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BEATING Michigan State
Alexander Wolff
April 03, 2000
We asked coaches and assistants who had to prepare game plans against the Final Four teams to give us scouting reports—anonymously, if they wished—on the strengths and weaknesses they saw in the film and on the court. What follows is a digest of their impressions. First up, the Spartans.
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April 03, 2000

Beating Michigan State

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We asked coaches and assistants who had to prepare game plans against the Final Four teams to give us scouting reports—anonymously, if they wished—on the strengths and weaknesses they saw in the film and on the court. What follows is a digest of their impressions. First up, the Spartans.

Run your offense at center Andre Hutson. "If you get him in foul trouble, they lose their offensive presence in the post," says an assistant coach. "Then you can play them differently." Force anyone but the Spartans' guards to handle the ball, as only Mateen Cleaves and Charlie Bell have more assists than turnovers. Michigan State could be bamboozled by a zone: The Spartans have seen only one in their last 23 games—against Syracuse in the NCAAs—and they went dormant against it for long stretches.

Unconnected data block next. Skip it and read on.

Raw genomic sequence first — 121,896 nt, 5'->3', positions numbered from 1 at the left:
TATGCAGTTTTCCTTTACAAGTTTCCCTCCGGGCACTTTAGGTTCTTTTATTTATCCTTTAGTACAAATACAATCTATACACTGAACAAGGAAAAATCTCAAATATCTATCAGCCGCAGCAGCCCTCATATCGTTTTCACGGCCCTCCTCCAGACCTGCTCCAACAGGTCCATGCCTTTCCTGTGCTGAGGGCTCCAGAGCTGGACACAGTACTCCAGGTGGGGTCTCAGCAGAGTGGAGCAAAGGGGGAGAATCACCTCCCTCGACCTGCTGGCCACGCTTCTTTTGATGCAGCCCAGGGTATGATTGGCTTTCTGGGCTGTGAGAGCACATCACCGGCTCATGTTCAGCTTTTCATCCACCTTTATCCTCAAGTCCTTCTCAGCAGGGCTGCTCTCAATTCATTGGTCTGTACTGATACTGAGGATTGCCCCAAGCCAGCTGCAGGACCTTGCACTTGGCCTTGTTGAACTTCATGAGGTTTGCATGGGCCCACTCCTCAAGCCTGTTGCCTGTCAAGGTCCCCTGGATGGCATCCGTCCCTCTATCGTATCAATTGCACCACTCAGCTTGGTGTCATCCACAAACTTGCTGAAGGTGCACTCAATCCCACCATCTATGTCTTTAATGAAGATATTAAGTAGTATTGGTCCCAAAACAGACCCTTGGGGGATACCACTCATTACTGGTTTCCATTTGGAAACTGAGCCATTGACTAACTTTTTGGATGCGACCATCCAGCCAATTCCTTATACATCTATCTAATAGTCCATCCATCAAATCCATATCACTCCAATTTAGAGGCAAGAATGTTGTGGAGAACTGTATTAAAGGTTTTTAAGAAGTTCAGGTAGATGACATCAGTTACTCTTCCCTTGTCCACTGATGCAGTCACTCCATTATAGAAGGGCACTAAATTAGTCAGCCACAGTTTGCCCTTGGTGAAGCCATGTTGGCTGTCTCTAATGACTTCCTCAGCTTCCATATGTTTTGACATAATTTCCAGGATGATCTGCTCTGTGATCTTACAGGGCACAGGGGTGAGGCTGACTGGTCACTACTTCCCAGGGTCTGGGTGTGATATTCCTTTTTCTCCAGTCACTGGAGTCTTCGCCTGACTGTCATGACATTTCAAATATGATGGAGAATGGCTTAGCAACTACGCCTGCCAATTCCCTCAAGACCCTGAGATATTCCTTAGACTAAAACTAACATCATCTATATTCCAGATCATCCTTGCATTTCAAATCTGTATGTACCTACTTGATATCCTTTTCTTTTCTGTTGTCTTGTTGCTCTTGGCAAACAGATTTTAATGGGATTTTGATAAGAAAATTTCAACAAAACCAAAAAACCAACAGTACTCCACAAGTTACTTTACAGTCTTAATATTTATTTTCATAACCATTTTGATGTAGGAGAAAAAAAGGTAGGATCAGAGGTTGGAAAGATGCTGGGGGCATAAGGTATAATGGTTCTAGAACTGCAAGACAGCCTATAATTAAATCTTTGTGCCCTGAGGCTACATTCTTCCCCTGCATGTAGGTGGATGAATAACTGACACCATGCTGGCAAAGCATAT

Here are outtakes from a scouting report prepared by one of Michigan State's victims in these NCAAs: "[Cleaves] doesn't have great dribble moves, and his left hand is suspect. He will take the ball to the basket, but he has a tendency to get out of control. The big guys might be able to come over and take a charge.... Take away [Bell's] dribble penetration.... Get up on [forward A.J.] Granger and force him to put the ball on the floor.... [Forward Morris Peterson] is only averaging one assist per game, so play him to score. And try to play physical with him." Indeed, in the second round Utah's Alex Jensen was able to body Mo Pete into a terrible first half.

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